The implementation of the remote methods return a SOAP status code. The
code SOAP_OK denotes success, while
soap_sender_fault returns an
This application is intended to run as a CGI application at the specified
However, you can build a stand-alone HTTP/HTTPS Web server that serves regular
dynamic HTML content and SOAP/XML Web services, see the gSOAP
Web Server (screen shot).
You can also use Apache_mod, WinInet, IIS, or Fast CGI. Apache, WinInet, and
IIS are recommended over stand-alone services and provide load balancing, access
control, tracing, and more.
|// Contents of file "calc.cpp":
soap_serve(soap_new()); // call the incoming remote method request
// Implementation of the "add" remote method:
int ns__add(struct soap *soap, double a, double b, double
result = a + b;
// Implementation of the "sub" remote method:
int ns__sub(struct soap *soap, double a, double b, double
result = a - b;
// Implementation of the "sqrt" remote method:
int ns__sqrt(struct soap *soap, double a, double &result)
if (a >= 0)
result = sqrt(a);
"Square root of negative value", "I can only compute the square root of a
Citing gSOAP: Publications
When citing the gSOAP project, please cite the following paper that first introduced gSOAP:
Other gSOAP and Web services-related publications:
- Robert A. van Engelen, Pushing the SOAP Envelope with Web Services for Scientific Computing, in the proceedings of the International Conference on Web Services (ICWS), 2003, pages 346-354.
- Robert van Engelen, Gunjan Gupta, and Saurabh Pant, Developing Web Services for C and C++, in IEEE Internet Computing Journal, March, 2003, pages 53-61.
- Giovanni Aloisio, Massimo Cafaro, Daniele Lezzi, and Robert van Engelen, Secure Web Services with Globus GSI and gSOAP, in the proceedings of EUROPAR 2003.
- Robert van Engelen, Code Generation Techniques for Developing Web Services for Embedded Devices, in the proceedings of the 9th ACM Symposium on Applied Computing SAC, Nicosia, Cyprus, 2004, pages 854-861.
- Robert van Engelen, Constructing Finite State Automata for High Performance XML Web Services, in the proceedings of the International Symposium on Web Services (ISWS), 2004, pages 975-981.
- M. Govindaraju, A. Slominski, K. Chiu, P. Liu, R. van Engelen, and M. Lewis, Toward Characterizing the Performance of SOAP Toolkits, in the proceedings of the 5th IEEE/ACM International Workshop on Grid Computing, pages 365-372, Pittsburgh, USA, 2004.
- Giovanni Aloisio, Massimo Cafaro, Italo Epicoco, Daniele Lezzi, and Robert van Engelen, The GSI plug-in for gSOAP: Enhanced Security, Performance, and Reliability, in the ITCC conference 2005, IEEE Press, Volume I, pages 304-309.
- Michael R. Head, Madhusudhan Govindaraju, Aleksander Slominski, Pu Liu, Nayef Abu-Ghazaleh, Robert van Engelen, Kenneth Chiu, Michael J. Lewis, Benchmark Suite for SOAP-based Communication in Grid Web Services , in the proceedings of ACM/IEEE Supercomputing (SC), 2005.
- Robert van Engelen, Wei Zhang, and Madhusudhan Govindaraju, Toward Remote Object Coherence with Compiled Object Serialization for Distributed Computing with XML Web Services, in the proceedings of Compilers for Parallel Computing (CPC), 2006, pages 441-455.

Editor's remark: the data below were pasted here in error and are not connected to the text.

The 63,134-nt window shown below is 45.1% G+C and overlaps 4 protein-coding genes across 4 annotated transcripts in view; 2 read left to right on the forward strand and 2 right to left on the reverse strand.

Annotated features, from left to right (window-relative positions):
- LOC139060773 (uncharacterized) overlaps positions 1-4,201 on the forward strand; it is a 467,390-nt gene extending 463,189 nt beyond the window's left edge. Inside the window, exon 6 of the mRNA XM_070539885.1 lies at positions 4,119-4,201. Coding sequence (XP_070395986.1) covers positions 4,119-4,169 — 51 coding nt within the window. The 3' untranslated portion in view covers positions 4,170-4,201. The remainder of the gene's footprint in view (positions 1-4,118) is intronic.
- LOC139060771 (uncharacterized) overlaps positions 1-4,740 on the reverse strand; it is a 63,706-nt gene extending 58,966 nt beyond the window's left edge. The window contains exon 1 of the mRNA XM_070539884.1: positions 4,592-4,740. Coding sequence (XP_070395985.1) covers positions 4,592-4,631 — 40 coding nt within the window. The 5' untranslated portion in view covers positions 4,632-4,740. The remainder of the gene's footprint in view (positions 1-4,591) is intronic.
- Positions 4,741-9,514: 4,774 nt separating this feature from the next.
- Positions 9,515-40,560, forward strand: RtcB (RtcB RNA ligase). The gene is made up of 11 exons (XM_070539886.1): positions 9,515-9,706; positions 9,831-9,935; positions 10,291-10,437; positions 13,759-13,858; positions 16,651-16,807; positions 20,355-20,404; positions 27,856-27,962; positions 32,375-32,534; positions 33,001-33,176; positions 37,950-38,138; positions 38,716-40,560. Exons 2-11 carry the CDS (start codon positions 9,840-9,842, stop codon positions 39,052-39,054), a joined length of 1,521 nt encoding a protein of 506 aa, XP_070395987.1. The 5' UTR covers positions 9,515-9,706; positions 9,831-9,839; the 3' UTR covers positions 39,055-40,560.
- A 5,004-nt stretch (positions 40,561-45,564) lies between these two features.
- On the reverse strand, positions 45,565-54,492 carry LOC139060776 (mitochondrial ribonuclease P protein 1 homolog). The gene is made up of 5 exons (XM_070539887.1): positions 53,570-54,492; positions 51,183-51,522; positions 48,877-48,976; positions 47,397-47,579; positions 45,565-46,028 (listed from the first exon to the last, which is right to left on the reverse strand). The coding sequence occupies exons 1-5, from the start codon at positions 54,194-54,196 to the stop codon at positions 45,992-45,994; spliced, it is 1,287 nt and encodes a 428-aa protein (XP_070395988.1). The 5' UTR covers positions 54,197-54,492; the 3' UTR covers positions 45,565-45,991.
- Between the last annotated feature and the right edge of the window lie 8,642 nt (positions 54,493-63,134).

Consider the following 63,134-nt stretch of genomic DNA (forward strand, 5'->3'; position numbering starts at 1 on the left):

- Wei Zhang and Robert van Engelen, TDX: a High-Performance Table-Driven XML Parser, in the proceedings of the ACM SouthEast conference, 2006, pages 726-731.
- Wei Zhang and Robert van Engelen, A Table-Driven XML Streaming Methodology for High-Performance Web Services, in the proceedings of IEEE International Conference on Web Services (ICWS), 2006, pages 197-206, (best student paper award).
- Robert van Engelen, Madhusudhan Govindaraju, and Wei Zhang, Exploring Remote Object Coherence in XML Web Services, in proceedings of IEEE International Conference on Web Services (ICWS), 2006, pages 249-256.
- M. Head, M. Govindaraju , R. van Engelen, and W. Zhang, Benchmarking XML Processors for Applications in Grid Web Services, in the proceedings of Supercomputing 2006.
- M. Cafaro, D. Lezzi, S. Fiore, G. Aloisio, and R. van Engelen, The GSI plug-in for gSOAP: building cross-grid interoperable secure grid services, in the proceedings of the International Conference on Parallel Processing and Applied Mathematics (PPAM) 2007, workshop on Models, Algorithms and Methodologies for Grid-enabled Computing Environment (MAMGCE), Springer Verlag LNCS Volume 4967, pages 894-901, 2008.
- Robert van Engelen and Wei Zhang, An Overview and Evaluation of Web Services Security Performance Optimizations, to appear in the proceedings of the IEEE International Conference on Web Services (ICWS), 2008.
- Wei Zhang and Robert van Engelen, High-Performance XML Parsing and Validation with Permutation Phrase Grammar Parsers, to appear in the proceedings of the IEEE International Conference on Web Services (ICWS), 2008.
- Robert A. van Engelen and Wei Zhang, Identifying Opportunities for Web Services Security Performance Optimizations, to appear in the proceedings of the IEEE Services Computing Conference (SCC), 2008.
- Robert A. van Engelen, A Framework for Service-Oriented Computing with C and C++ Web Service Components, ACM Transactions on Internet Technologies, Volume 8, Issue 3, Article 12, May 2008.